برآورد ارزش گذاری حاشیه ای کارگران از مزایای درمانی کارفرما: آیا کارگران بیمه، بیمه سلامت بیشتر یا دستمزدهای بالاتر را ترجیح می دهند؟
|کد مقاله||سال انتشار||مقاله انگلیسی||ترجمه فارسی||تعداد کلمات|
|24502||2008||17 صفحه PDF||سفارش دهید||محاسبه نشده|
Publisher : Elsevier - Science Direct (الزویر - ساینس دایرکت)
Journal : Journal of Health Economics, Volume 27, Issue 1, January 2008, Pages 89–105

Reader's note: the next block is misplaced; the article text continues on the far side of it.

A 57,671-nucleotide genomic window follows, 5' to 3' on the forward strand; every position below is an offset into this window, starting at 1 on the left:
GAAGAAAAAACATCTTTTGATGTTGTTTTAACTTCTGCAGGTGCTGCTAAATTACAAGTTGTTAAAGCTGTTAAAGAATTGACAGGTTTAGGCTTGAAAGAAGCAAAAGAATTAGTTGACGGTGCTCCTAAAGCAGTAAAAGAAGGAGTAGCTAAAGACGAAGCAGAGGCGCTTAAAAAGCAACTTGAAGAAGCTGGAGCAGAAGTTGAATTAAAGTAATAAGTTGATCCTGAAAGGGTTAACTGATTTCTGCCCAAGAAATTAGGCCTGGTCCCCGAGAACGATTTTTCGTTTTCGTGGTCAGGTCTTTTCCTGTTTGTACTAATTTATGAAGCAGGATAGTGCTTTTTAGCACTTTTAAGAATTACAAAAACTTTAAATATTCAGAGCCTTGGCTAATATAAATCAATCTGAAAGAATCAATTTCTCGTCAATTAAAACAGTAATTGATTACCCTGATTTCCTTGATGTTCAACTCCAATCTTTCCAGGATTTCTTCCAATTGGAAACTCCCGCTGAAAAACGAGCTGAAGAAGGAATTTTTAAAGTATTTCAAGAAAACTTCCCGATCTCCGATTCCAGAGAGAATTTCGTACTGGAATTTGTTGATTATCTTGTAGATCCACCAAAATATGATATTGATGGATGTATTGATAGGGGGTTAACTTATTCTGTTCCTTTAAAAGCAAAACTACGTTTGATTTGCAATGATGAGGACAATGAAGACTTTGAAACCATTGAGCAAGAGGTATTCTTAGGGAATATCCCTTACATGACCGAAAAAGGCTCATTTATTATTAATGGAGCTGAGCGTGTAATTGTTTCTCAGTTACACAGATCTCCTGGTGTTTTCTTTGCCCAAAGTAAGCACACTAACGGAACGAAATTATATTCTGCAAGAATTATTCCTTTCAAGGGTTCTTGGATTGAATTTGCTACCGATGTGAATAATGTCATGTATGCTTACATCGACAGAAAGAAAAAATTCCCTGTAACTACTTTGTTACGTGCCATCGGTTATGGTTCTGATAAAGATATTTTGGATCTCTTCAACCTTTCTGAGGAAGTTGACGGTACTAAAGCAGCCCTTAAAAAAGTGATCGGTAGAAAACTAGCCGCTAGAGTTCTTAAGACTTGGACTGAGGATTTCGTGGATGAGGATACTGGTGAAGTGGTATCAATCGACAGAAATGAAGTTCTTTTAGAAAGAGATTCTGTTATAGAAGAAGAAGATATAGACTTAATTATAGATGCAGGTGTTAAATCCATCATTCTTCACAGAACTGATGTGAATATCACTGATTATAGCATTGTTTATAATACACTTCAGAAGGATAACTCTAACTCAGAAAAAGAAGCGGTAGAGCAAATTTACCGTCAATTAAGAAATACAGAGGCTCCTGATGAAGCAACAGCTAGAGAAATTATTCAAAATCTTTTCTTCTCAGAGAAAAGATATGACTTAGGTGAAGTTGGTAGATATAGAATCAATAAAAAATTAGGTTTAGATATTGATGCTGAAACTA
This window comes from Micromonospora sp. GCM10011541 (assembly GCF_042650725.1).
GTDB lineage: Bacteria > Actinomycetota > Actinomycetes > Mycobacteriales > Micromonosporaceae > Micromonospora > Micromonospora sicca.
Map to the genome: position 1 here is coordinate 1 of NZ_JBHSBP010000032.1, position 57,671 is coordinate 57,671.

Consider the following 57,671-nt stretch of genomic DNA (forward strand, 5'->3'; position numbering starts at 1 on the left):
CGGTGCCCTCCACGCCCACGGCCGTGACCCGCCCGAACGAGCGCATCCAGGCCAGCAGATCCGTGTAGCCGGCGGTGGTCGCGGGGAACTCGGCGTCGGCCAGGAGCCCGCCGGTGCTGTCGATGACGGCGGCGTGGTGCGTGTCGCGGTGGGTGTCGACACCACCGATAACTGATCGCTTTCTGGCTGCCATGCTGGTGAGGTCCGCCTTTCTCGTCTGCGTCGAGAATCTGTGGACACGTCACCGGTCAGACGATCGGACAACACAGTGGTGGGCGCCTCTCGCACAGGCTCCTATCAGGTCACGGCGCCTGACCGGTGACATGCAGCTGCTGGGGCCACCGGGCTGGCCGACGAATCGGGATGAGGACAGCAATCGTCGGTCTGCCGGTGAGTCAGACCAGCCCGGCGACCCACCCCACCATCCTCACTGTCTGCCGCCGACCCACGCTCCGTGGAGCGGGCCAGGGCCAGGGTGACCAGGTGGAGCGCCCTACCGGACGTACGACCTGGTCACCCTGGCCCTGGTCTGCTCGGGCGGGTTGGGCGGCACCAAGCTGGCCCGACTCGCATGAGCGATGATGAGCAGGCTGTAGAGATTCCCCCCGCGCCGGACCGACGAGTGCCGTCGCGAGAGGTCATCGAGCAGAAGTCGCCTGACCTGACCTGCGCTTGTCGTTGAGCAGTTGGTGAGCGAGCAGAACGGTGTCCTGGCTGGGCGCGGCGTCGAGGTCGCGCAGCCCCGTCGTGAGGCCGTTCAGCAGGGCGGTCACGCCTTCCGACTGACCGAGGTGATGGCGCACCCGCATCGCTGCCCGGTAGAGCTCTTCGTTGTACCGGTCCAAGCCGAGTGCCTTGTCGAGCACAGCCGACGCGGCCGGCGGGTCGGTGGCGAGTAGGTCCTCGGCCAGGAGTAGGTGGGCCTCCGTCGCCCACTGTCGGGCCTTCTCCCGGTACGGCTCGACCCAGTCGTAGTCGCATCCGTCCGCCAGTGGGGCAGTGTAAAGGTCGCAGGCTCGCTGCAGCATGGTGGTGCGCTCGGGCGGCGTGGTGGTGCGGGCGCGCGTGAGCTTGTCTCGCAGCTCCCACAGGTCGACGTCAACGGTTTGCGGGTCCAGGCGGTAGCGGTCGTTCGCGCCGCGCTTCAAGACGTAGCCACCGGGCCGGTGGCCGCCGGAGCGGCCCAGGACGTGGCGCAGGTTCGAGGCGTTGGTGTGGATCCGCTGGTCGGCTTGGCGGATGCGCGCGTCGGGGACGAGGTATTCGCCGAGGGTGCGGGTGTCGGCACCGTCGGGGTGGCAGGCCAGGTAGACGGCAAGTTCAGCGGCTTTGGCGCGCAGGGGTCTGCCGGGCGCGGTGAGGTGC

In recent years the cost of health insurance has been increasing much faster than wages. In the face of these rising costs, many employers will have to make difficult decisions about whether to cut back health benefits or to compensate workers with lower wages or lower wage growth. In this paper, we ask the question, “Which do workers value more—one additional dollar's worth of health benefits or one more dollar in their pockets? ” Using a new approach to obtaining estimates of insured workers’ marginal valuation of health benefits this paper estimates how much, on average, employees value the marginal dollar paid by employers for their workers’ health insurance. We find that insured workers value the marginal health premium dollar at significantly less than the marginal wage dollar. However, workers value insurance generosity very highly. The marginal dollar spent on health insurance that adds an additional dollar's worth of observable dimensions of plan generosity, such as lower deductibles or coverage of additional services, is valued at significantly more than one dollar.